The king seemed to have his own following. “Richard III is a charismatic figure who attracts tremendous interest, partly because he has been so much maligned in past centuries, and partly because he occupies a pivotal place in English history,” Philippa Langley, a representative of the Richard III society, said in a statement.

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UPDATE: KING RICHARD III….Hunt for Lost King’s Grave Uncovers 17th-Century Garden


The search for the grave of English King Richard III has uncovered a garden said to hold a memorial to the medieval monarch.

University of Leicester archaeologists announced today (Sept. 7) that they have found paving stones that may belong to the garden of Robert Herrick, a mayor of Leicester who built a mansion and garden over the church where Richard III was buried. In 1612, a man named Christopher Wren visited Herrick and reported that the garden contained a 3-foot (1-meter) tall stone pillar inscribed, “Here lies the body of Richard III sometime King of England.”

“This is an astonishing discovery and a huge step forward in the search for King Richard’s grave,” Philippa Langley, a representative of the Richard III society, said in a statement. “Herrick is incredibly important in the story of Richard’s grave, and in potentially helping us get a little bit closer to locating it.”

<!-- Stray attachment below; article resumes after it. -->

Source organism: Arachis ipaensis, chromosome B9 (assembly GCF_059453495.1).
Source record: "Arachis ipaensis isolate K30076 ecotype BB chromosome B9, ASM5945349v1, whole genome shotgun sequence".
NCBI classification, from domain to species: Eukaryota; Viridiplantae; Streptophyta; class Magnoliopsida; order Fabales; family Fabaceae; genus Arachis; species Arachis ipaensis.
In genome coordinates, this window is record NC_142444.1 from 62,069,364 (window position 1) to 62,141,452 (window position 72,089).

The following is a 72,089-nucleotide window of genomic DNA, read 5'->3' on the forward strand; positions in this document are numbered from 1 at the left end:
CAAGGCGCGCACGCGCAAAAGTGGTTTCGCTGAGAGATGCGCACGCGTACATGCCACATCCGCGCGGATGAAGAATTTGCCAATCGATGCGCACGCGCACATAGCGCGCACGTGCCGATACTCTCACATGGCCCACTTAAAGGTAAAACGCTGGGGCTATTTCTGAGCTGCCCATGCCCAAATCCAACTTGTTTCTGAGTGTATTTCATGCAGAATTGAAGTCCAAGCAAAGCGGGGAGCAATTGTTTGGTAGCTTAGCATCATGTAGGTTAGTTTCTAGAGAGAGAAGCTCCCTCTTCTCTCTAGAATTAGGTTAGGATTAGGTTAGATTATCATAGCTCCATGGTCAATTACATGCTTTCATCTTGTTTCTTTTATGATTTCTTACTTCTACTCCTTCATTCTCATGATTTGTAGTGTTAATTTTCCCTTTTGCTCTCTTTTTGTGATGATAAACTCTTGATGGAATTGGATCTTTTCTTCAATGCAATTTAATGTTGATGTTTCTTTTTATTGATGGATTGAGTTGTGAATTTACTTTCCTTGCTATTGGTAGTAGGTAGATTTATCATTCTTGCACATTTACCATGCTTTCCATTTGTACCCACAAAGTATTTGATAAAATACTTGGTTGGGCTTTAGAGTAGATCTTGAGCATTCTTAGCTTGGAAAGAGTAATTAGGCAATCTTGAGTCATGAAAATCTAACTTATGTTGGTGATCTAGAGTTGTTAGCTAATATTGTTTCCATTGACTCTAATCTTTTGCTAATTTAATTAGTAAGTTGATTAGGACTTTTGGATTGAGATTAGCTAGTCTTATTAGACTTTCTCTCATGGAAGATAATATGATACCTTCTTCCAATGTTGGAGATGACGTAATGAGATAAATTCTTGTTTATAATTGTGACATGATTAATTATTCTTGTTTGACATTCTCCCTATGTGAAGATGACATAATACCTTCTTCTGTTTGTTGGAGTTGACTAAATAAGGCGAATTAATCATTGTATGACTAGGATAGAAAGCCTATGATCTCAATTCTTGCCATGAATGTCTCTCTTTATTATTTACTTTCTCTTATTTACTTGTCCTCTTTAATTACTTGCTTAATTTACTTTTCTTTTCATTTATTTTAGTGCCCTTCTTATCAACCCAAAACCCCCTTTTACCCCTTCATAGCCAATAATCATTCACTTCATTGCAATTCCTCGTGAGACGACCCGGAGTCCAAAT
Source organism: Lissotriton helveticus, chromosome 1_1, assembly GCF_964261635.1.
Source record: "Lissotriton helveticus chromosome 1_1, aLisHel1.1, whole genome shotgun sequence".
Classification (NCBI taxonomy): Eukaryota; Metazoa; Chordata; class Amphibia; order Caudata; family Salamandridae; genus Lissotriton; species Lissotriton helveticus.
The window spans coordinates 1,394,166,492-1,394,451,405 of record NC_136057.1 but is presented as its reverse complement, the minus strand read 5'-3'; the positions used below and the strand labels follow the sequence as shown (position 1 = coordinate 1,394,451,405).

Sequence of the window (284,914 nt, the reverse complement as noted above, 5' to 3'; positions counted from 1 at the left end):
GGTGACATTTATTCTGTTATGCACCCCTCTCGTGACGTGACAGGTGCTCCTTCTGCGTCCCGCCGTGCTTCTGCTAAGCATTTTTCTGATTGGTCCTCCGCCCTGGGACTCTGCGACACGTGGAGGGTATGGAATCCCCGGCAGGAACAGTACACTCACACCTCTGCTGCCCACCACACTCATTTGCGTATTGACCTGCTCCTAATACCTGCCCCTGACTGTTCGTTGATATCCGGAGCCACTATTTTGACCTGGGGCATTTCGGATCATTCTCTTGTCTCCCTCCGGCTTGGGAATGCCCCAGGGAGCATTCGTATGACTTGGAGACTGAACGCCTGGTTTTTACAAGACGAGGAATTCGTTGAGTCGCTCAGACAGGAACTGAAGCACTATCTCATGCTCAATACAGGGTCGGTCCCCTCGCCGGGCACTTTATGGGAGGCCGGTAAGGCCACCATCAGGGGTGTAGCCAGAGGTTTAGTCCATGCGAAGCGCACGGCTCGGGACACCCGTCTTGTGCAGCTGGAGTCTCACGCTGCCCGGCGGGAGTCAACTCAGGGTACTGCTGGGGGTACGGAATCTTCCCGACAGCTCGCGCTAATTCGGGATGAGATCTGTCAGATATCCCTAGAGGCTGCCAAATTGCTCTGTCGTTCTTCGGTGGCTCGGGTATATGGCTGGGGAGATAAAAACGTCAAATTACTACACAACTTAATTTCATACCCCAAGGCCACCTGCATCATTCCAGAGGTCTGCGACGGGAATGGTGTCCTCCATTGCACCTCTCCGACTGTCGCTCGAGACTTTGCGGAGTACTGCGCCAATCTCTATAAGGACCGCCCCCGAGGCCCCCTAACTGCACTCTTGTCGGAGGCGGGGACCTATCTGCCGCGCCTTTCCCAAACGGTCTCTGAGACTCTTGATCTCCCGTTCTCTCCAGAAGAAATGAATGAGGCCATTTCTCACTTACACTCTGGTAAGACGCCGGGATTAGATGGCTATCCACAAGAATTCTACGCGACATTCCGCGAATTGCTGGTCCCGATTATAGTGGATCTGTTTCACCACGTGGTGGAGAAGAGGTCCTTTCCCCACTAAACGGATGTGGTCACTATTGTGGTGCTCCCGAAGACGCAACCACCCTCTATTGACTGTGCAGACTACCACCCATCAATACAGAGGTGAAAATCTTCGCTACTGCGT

Richard III ruled England from 1483 to 1485, until his death in battle during the War of the Roses. He was interred in Greyfriars Church in Leicester, but the location of both the church and the grave were lost.
The last known historical record is Wren’s description of Herrick’s garden memorial from 1612. In 1711, Herrick’s descendents sold the mansion. It was torn down in the 1870s and replaced by municipal buildings, according to the University of Leicester. The garden area seems to have remained undeveloped until the 1930s or 1940s, when it was paved over.
The newly discovered paving stones appear to be re-used medieval tiles, worn and of many different sizes, said Richard Buckley, the archaeologist leading the dig.

“Although the date at which the paving was laid has yet to be confirmed, we suspect that it relates to the period of Herrick’s mansion,” Buckley said in a statement. “Interestingly, the 18th-century map of Leicester shows a formal garden with a series of paths leading to a central point.”

Meanwhile, an excavation trench inside the Greyfriars Church has turned up window tracery fragments, Buckley said. These may belong to the east window of the church, near the high altar, which itself is near the choir where Richard III is said to be buried. If the King’s body is found, he will be reinterred in Leicester Cathedral.

“Having overcome the major hurdle of finding the church, I am now confident that we are within touching distance of finding the choir — a real turning point in the project and a stage which, at the outside, I never really thought we might reach,” Buckley said.